Introduce yourself! Who are you?
We are a small, female owned, marketing and public relations firm that specializes in authentic storytelling for live entertainment. Our clients range from off-broadway shows to comedians and everything in between. Spreadsheet queens by day and musical theatre nerds by night, we found our niche as marketing and PR professionals.
As a mix of Boston attitude (Courtney) and Texas hospitality (Kelly), we have found that this combo results in passionate pitches, a personalized client approach, and too many phone calls.
Tell us more about your background!
Funny story, we met in a warehouse in Brooklyn working on an immersive house party musical. Definitely not the scenario you would expect to meet your future business partner. It is strange how the industry teaches you to be competitive – honestly we were both pretty intimidated by the other. Being a twentysomething in the theatre industry in New York city is not easy, and as we grew up and grew into ourselves, our relationship grew. The reality is, we are stronger together. It is our responsibility as powerful women to pull each other up — not push each other down.
Did you always know what you wanted to be in the theatre industry?
Both: Solid yes. Although, we both definitely expected to be gracing the stage rather than obsessing over ticket trends and marketing strategy. But as they say, the right job finds you.
Looking back what would you say to 16 year old you?
Courtney: You do NOT need to take 4 AP classes, you crazy person. Please sleep and yes, you should have gone to that party. But actually, I would tell 16 year old me that your journey may not be what you expect, but have confidence and believe in yourself. It will all be okay!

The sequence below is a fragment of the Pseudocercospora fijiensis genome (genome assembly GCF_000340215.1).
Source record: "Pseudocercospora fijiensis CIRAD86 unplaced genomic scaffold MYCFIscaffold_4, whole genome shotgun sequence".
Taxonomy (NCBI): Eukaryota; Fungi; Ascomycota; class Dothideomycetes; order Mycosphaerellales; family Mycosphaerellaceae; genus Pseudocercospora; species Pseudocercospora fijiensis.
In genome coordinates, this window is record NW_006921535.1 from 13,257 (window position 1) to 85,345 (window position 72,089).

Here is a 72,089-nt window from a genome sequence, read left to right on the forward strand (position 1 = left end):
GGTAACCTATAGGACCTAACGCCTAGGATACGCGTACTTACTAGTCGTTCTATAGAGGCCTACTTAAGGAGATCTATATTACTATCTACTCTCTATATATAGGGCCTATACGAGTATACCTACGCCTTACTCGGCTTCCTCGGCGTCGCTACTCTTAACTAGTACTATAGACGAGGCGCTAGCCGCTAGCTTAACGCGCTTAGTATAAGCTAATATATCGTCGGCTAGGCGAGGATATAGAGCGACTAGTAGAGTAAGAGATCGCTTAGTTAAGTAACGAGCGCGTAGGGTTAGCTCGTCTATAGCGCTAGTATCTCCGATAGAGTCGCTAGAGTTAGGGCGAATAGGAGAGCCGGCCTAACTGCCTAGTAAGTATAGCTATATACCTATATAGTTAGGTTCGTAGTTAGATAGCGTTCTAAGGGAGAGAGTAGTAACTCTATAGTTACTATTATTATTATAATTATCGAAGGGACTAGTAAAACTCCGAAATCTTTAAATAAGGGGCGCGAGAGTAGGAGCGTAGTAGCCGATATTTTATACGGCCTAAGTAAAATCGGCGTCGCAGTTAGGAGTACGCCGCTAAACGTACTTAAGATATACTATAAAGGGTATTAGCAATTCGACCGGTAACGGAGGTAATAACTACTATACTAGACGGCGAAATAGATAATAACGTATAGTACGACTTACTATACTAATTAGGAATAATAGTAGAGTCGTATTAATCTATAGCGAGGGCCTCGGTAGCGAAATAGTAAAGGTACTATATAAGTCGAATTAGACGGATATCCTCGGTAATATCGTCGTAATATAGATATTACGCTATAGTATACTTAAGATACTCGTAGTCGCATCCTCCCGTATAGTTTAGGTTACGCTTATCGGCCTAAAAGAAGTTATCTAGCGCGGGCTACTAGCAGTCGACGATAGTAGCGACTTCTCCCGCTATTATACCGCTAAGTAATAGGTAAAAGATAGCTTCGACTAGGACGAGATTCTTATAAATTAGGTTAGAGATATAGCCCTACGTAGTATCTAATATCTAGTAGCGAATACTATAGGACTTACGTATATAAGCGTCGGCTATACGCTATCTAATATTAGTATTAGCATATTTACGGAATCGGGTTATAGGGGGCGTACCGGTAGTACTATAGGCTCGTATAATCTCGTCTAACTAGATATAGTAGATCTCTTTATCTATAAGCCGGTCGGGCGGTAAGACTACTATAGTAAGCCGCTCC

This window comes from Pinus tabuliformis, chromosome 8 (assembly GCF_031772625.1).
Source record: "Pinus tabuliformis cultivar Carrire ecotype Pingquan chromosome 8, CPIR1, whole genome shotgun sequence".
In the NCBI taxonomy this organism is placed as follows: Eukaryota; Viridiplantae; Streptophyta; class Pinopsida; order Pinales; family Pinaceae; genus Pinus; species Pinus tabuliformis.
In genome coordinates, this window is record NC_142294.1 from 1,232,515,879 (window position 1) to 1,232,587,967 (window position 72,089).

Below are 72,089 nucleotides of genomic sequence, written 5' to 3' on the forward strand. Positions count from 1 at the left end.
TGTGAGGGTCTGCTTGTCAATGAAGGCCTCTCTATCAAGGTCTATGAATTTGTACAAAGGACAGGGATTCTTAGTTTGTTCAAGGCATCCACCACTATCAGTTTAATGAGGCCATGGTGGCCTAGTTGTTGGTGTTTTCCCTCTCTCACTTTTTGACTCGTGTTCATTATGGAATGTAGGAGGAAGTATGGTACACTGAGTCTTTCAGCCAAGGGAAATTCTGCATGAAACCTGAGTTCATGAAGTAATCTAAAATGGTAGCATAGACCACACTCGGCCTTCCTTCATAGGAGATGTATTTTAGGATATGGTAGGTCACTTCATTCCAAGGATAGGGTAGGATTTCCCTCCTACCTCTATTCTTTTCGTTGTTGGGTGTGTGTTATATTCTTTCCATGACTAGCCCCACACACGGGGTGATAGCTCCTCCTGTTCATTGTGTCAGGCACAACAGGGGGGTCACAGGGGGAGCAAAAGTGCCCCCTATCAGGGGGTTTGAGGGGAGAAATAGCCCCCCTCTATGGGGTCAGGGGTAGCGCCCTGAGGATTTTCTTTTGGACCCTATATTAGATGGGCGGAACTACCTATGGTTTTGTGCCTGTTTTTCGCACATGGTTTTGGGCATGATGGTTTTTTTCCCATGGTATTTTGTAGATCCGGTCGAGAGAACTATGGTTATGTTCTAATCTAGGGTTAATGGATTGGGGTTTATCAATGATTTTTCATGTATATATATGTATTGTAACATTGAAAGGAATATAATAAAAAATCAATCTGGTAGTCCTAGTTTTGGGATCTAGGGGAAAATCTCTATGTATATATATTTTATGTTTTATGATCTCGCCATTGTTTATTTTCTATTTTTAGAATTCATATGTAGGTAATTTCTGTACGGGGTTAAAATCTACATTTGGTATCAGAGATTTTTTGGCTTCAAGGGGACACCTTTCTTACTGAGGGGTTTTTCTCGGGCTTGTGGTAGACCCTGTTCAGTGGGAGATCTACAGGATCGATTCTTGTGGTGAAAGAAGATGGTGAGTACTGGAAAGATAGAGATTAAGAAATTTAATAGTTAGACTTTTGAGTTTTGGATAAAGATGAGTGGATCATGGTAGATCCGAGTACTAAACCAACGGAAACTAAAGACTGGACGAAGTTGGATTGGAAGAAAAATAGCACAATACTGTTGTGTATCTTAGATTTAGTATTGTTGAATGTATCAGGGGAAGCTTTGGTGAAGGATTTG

Kelly: It’s not that deep. Everyone cares less about you than you think. Everything that seems like a big deal now will not be a big deal in a month. Today is just the vehicle that gets you to tomorrow.
Do you have any advice for women who may be going through something similar?
Both: We would say that taking a risk can be super scary — starting a company comes with a lot of unknowns. All you can do is to be over-prepared for every meeting, do your research, and find a partner that you can trust and can openly communicate with.
From the theatre industry you decided to start Throughline Creative, can you tell us more about that?
Both: Honestly, Throughline is the exact response to what we saw missing in our industry. After sitting as producers on the other side of the table, we wanted to find a marketing team that would understand theatrical norms, be part of the process, and could be a sounding board for artists and creators. When we couldn’t find that, we created it.
Were you scared to start the process?
Both: Of course! We were confident that we were filling a hole in the industry, but yes, for sure. And honestly, we’re still scared – that we won’t make our deliverables, that we won’t be able to make ends meet – the list goes on, but we’re putting our heads down and doing the work. So far, so good!
Has anyone ever doubted you in your career? How did that make you feel?
Courtney: Short answer, yes. It was really hard to bounce back, but for every hurdle there is also the opportunity for growth. That doubt really made me work extra hard, I knew that I had to prove myself and went above and beyond to do it. I think there is always going to be someone that either doubts or questions you, especially as a young woman. I will say, thankfully, I was also able to find really great mentors and advocates that helped pick me up and redirect when those moments happened.
Kelly: I grew up with two parents who convinced me that I could do anything I put my mind to. Even if people have doubted me, I certainly haven’t heard them over the noise of my success.
It looks like you’re proving them wrong! What keeps you going?
Courtney: I love nothing more than proving people wrong! The work keeps me going — I love our clients and they rely on us to make it happen. Also, lots of coffee and nothing like a nice glass of wine to celebrate.
Kelly: I recently saw a meme that said “yall ever drink an iced coffee so strong that for like 4 minutes you have hope?” – that’s me every morning. And once the iced coffee wears off, I’m too busy to stop. A ball in motion…